Photo courtesy of Lotte van Raalte
How to Tone, Sculpt, and Resolve Diastasis Recti
How to Tone, Sculpt,
and Resolve Diastasis Recti
Some call it a pooch. Some call it a mommy tummy. Technically it’s called diastasis recti. It’s a stubborn bulge in the middle of the abdomen that is either a badge of motherhood or the tricky thing about wearing a bikini, depending on your personal feelings about it.
Diastasis recti happens when the left and right abdominal muscles weaken and stretch to the side, as in pregnancy. The condition is incredibly common (60 to 70 percent of women who’ve been pregnant experience some degree of diastasis recti), but even so, most women don’t know how to get rid of it, says Leah Keller, a personal trainer in San Francisco. Typically, solutions involve surgery or intense workouts, but those aren’t necessarily the best options for everyone. In fact, they can sometimes lead to the condition returning—or worsening.
Keller has a different approach: a series of compression exercises that activate the core and strengthen the pelvic floor, abdominal wall, diaphragm, and other muscles. The exercises are part of her method, Every Mother, which she’s been honing for pre- and postnatal women for the last decade. The method takes ten minutes a day. And the results are motivating: Weill Cornell Medicine conducted a study with sixty-three women who followed Keller’s program. All of them had fully fixed their diastasis recti in twelve weeks. But perhaps most interestingly, Keller’s method is opening our eyes to the idea that a stubborn bulge may not be as stubborn as we once thought.
A Q&A with Leah Keller
Diastasis recti is a separation of the abdominal muscles that runs vertically along the midline of the body. It’s not a tear; it’s a sideways stretch that weakens and thins the connective tissue between the two halves of the rectus abdominis (what we typically think of as the six-pack muscles).
Back pain, core weakness, pelvic floor dysfunction, and a stubborn “pooch” or widened waistline that fails to respond to nutritional or exercise interventions. It’s a cosmetic nuisance, but the health implications are also very real. A diastasis recti diagnosis correlates with a higher rate of low back pain, urinary stress incontinence (leaking when you sneeze or cough or run), pelvic prolapse, and increased risk of hernia (ventral and umbilical). It also correlates to injury due to core weakness, compromised posture, and instability.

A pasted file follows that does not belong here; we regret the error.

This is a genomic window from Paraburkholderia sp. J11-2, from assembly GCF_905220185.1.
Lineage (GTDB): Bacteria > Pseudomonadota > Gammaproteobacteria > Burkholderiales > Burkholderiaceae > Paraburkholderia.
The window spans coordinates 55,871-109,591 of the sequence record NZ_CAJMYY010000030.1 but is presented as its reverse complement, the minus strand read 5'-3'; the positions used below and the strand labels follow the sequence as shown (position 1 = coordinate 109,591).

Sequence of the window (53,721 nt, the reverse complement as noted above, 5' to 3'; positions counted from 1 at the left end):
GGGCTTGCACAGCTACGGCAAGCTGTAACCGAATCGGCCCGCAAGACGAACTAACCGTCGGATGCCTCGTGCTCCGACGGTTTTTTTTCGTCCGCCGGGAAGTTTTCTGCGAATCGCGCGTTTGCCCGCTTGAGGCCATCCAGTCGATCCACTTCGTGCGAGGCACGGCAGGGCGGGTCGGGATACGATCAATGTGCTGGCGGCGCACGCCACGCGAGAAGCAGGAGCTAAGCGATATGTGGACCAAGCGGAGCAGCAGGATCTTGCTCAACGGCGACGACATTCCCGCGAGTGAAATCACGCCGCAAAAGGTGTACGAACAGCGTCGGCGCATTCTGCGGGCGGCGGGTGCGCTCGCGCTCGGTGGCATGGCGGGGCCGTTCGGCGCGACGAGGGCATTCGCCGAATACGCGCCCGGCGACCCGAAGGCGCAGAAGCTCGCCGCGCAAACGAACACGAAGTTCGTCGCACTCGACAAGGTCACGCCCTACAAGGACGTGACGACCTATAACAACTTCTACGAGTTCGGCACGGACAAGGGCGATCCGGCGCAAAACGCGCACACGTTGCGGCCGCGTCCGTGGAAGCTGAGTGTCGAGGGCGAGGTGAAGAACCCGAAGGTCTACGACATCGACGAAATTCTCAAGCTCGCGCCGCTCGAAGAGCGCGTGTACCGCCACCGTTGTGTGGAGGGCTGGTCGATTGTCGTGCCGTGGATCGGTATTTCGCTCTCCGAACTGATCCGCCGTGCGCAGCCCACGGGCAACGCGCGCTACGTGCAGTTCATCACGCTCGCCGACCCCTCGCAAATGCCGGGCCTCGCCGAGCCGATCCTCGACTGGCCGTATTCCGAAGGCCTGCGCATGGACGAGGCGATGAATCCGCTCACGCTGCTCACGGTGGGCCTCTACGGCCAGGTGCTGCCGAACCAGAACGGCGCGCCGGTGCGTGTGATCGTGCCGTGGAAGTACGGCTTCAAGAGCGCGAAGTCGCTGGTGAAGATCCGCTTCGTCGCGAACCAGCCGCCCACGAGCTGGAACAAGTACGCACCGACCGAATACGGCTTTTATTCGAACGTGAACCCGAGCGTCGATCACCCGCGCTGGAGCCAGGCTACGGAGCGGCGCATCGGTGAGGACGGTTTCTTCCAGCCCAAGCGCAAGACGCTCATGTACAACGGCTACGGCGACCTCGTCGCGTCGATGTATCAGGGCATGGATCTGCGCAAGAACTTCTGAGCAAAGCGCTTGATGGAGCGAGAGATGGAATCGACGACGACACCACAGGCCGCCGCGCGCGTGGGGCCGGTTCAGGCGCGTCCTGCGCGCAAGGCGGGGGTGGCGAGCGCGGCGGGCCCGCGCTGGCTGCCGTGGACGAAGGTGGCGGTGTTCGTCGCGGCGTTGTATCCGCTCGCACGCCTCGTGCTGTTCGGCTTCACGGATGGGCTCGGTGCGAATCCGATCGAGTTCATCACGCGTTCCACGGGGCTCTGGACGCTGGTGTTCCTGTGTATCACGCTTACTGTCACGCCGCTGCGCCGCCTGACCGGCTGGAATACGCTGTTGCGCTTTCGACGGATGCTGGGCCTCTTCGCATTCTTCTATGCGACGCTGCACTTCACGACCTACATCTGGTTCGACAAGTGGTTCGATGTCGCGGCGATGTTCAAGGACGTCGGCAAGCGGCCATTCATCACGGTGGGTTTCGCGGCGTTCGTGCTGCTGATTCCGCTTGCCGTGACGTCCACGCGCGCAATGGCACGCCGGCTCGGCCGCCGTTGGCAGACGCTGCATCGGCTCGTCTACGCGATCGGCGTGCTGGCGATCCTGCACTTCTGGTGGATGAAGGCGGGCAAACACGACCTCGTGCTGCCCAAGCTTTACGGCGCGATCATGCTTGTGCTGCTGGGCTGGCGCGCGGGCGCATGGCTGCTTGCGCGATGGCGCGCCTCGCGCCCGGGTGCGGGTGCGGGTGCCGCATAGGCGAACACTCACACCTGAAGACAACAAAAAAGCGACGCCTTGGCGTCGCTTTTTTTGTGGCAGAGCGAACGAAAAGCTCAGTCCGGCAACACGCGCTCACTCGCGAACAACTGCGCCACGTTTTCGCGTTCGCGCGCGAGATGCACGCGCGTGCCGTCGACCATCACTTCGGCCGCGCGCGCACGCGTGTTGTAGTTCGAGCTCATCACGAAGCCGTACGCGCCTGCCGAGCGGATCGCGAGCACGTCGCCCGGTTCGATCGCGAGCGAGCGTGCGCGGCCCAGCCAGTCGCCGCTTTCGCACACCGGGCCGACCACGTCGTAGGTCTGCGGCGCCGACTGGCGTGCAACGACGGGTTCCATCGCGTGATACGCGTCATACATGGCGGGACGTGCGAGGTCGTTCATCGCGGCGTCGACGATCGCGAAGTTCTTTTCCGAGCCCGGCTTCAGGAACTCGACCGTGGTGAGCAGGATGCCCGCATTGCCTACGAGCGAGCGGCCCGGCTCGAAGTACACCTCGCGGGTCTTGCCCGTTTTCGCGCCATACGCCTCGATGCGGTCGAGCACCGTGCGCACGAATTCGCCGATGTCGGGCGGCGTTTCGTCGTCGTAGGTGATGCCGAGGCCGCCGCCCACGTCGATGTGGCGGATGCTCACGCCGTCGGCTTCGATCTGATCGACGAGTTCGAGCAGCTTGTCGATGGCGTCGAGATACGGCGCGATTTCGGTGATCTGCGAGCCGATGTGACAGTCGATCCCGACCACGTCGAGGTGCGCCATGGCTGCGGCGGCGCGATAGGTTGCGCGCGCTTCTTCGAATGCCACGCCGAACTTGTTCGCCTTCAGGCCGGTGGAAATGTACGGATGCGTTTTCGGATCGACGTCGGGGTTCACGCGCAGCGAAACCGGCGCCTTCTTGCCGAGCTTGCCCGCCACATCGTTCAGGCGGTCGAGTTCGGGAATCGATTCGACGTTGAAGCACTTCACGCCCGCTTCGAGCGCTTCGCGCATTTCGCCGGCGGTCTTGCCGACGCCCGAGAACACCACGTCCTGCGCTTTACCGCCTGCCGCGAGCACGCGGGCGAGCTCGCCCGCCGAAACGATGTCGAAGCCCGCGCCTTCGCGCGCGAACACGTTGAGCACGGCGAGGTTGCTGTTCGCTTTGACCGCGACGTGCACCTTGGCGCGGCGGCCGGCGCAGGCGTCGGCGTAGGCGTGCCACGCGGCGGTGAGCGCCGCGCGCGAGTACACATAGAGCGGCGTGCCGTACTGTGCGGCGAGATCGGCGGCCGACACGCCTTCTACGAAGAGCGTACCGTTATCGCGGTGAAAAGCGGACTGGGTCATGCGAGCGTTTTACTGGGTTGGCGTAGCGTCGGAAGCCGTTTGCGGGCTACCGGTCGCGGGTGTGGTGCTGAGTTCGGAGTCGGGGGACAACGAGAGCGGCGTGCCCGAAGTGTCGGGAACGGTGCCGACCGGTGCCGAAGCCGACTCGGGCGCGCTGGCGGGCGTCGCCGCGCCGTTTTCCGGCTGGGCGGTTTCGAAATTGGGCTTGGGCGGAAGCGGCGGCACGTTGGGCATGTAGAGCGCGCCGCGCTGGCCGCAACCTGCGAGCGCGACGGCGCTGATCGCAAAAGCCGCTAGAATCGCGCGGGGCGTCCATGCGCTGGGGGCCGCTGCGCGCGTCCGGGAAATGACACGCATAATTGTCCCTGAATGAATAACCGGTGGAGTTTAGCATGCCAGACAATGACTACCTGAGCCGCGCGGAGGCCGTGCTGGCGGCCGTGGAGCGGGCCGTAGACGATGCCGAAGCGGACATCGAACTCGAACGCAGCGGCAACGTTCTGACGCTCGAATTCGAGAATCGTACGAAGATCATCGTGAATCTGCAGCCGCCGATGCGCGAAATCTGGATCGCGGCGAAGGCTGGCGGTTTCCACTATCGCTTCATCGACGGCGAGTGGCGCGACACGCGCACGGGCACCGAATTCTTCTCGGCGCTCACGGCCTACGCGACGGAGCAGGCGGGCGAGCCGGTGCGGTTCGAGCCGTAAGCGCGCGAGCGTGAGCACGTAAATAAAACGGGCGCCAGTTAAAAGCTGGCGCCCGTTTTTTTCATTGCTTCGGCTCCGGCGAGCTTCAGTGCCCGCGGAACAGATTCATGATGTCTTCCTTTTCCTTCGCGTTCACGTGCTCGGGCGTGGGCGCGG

Diastasis recti affects a vast majority of women who are or have been pregnant. The most conservative statistics indicate 60 to 70 percent of women who have been pregnant experience some degree of abdominal separation, and some studies suggest the rate could be as high as 90 percent.
But it can also affect women who have never been pregnant and men. Even babies are sometimes born with diastasis recti. This occurs when the abdominal muscles are not fully fused together prior to delivery. Diastasis recti in infants often resolves on its own as babies grow. In the small percentage of more severe cases, a hernia may accompany the diastasis recti and surgery could be indicated.
Pregnancy is one cause—but not the only one. Any chronic or repetitive forward pressure on the abdominal wall can induce diastasis recti. I have worked with many athletes—including women who have never been pregnant and men—who have separated their rectus abdominis by performing common abdominal exercises that bulged their abs forward forcefully, straining the connective tissue and inducing collateral damage. In women who suffer from exercise-induced diastasis recti, the separation is typically shallow and less severe than a pregnancy-induced separation. Instead of causing an obvious pooch, exercise-induced diastasis recti presents as a widened waistline and what some refer to as an “athletic build,” as opposed to a more hourglass shape.
Men who self-induce diastasis recti also exhibit a wider waistline, and they are at greater risk of suffering a back injury and/or hernia. The next time you pass a newsstand, notice the men’s health magazine covers: Some fitness models have a sculpted six-pack with a narrow line down the center. This is healthy connective tissue and a healthy core. Others have a wide, diamond-shaped gully between their six-pack muscles, exhibiting overstretched and compromised connective tissue. These men are at a greater risk of back pain and hernia, and of developing a gut when they return to noncompetition body-fat levels.
Another cause of diastasis recti is what we commonly refer to as a beer belly. A beer belly presents as a firm, round abdomen reminiscent of a classic pregnancy bump. The reason it is firm is because the accumulation of deep, visceral fat exerts outward pressure on the wall of abdominal muscle, bulging the abs forward and separating the muscles in a manner similar to how a growing fetus places pressure on a pregnant woman’s abdominal wall.